and may promise their aid and assistance, without first considering the su ect in a committee of the whole House. But the specific sum to be voted, or tax to be imposed, must, by the standing order of 1667, be resolved upon by a committee of the whole House. 3 Hats. 179, in notis. 3 3 Hats. 180, 181.
4 April, 1770. 5 2 March, 1784. 6 This relates to the mode in which subsidies, the ancient manner of granting aids to the Crown, were given. The custom was, to give so many subsidies, to be levied in such a time; and the longer that time was, in which the subsidy was to be collected, the easier for the subjects. This manner of granting aids being changed long ago, the effect of this part of the order is dropped with it. The spirit, however, and meaning of the rule have been preserved, in several instances which have occurred, where a dispute arose touching the time of the commencement of a tax; there the later time at which such tax should be proposed to have its beginning, has had the precedency, and has been put to the question before the earlier, though the earlier was first proposed. 3 Hats. 185, 186.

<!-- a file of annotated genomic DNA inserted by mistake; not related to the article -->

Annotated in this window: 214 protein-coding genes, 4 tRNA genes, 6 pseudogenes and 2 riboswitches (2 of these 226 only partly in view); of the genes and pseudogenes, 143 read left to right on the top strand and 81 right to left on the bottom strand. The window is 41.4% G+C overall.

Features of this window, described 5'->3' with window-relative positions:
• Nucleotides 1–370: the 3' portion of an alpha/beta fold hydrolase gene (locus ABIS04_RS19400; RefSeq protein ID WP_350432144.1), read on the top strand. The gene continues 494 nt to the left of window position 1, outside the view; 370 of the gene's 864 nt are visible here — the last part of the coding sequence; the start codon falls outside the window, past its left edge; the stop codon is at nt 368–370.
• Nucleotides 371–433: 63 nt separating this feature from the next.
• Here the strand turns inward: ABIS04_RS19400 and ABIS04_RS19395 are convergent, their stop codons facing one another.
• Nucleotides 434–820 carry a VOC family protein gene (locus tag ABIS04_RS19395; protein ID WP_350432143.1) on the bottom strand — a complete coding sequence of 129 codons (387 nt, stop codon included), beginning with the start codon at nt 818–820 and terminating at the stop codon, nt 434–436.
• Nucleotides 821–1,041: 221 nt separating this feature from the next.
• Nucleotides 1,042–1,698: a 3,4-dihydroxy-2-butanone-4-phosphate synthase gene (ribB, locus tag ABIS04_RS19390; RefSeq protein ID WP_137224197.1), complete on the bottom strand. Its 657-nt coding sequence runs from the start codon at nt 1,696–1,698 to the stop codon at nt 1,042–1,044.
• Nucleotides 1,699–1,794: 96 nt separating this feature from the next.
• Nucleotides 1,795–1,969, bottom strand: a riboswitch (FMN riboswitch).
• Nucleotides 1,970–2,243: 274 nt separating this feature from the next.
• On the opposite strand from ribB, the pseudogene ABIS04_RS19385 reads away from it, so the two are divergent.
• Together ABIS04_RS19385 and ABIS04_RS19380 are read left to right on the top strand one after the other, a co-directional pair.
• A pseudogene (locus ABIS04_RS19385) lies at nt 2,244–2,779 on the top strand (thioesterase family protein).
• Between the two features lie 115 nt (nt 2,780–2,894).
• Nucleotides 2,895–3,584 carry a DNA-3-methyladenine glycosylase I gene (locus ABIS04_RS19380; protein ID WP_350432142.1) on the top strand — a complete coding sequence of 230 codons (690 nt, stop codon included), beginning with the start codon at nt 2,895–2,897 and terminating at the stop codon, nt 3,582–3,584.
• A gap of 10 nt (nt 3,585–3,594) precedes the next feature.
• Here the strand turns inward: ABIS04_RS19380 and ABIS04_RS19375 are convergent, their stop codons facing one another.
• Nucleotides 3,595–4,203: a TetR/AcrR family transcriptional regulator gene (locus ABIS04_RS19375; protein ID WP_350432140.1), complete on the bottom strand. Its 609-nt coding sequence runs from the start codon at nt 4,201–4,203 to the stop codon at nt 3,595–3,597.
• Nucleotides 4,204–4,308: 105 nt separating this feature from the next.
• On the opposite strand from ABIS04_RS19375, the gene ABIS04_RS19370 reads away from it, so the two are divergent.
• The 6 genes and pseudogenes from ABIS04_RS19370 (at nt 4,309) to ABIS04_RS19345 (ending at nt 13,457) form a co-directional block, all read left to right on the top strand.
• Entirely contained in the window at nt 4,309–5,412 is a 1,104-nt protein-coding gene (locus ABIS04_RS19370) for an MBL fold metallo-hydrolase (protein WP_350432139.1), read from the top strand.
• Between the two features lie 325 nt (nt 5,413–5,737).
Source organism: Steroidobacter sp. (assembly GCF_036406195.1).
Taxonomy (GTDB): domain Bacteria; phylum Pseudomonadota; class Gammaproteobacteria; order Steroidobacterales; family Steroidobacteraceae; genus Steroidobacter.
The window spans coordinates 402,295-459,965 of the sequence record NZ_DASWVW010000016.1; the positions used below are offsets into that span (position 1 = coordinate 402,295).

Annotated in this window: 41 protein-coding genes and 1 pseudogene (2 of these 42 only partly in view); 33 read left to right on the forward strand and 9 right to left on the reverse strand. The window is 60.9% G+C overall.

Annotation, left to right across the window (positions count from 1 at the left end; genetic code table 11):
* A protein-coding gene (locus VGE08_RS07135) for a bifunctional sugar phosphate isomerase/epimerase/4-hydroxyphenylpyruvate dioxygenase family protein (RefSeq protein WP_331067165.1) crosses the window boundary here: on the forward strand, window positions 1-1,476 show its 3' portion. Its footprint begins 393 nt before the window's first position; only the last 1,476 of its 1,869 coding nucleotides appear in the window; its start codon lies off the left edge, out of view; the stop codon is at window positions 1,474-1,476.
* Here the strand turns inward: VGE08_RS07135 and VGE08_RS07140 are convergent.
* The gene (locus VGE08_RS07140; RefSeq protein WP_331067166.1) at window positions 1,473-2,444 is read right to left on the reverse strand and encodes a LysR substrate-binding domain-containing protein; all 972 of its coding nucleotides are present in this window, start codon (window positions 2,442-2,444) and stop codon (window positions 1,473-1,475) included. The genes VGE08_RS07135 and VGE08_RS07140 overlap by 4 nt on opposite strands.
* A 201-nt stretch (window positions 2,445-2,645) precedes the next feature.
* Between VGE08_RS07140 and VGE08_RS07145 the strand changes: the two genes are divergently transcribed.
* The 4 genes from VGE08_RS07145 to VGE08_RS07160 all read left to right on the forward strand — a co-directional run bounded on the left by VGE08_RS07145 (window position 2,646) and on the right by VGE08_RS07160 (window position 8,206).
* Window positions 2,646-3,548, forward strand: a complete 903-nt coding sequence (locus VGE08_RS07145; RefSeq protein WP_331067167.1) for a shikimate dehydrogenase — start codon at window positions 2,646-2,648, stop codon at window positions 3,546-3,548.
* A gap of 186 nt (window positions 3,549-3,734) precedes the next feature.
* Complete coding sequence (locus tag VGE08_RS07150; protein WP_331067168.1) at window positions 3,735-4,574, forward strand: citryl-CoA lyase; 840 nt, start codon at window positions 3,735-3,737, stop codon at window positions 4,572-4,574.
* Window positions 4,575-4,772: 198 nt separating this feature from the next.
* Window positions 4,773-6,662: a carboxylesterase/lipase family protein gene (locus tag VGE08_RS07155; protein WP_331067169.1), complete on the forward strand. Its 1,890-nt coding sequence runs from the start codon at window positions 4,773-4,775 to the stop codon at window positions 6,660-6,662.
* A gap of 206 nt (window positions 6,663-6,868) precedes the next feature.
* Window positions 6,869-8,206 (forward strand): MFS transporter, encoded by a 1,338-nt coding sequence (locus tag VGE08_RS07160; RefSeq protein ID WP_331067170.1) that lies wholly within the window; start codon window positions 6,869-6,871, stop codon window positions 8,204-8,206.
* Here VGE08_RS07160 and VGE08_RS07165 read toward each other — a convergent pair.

13 Nov, 1675.
question, immediately states the question with that lesser sum, the fewest number of men, or the smallest tax; and if that is carried in the negative, he then puts the question again, with the next smaller sum proposed.?
With respect to amendments by the Lords in bills of by the Lords in aid and supply,-1°. As the Lords cannot begin them, so bills of Supply. they cannot make any alterations either as to the quantum
of the rate, or the disposition of it; or indeed any amendment whatsoever, except in correcting verbal or literal mistakes; and even these the Commons direct to be entered specially in their journals, that the nature of the amendments may appear, and that no argument, prejudi. cial to their privileges, may be hereafter drawn from their having agreed to such amendments.2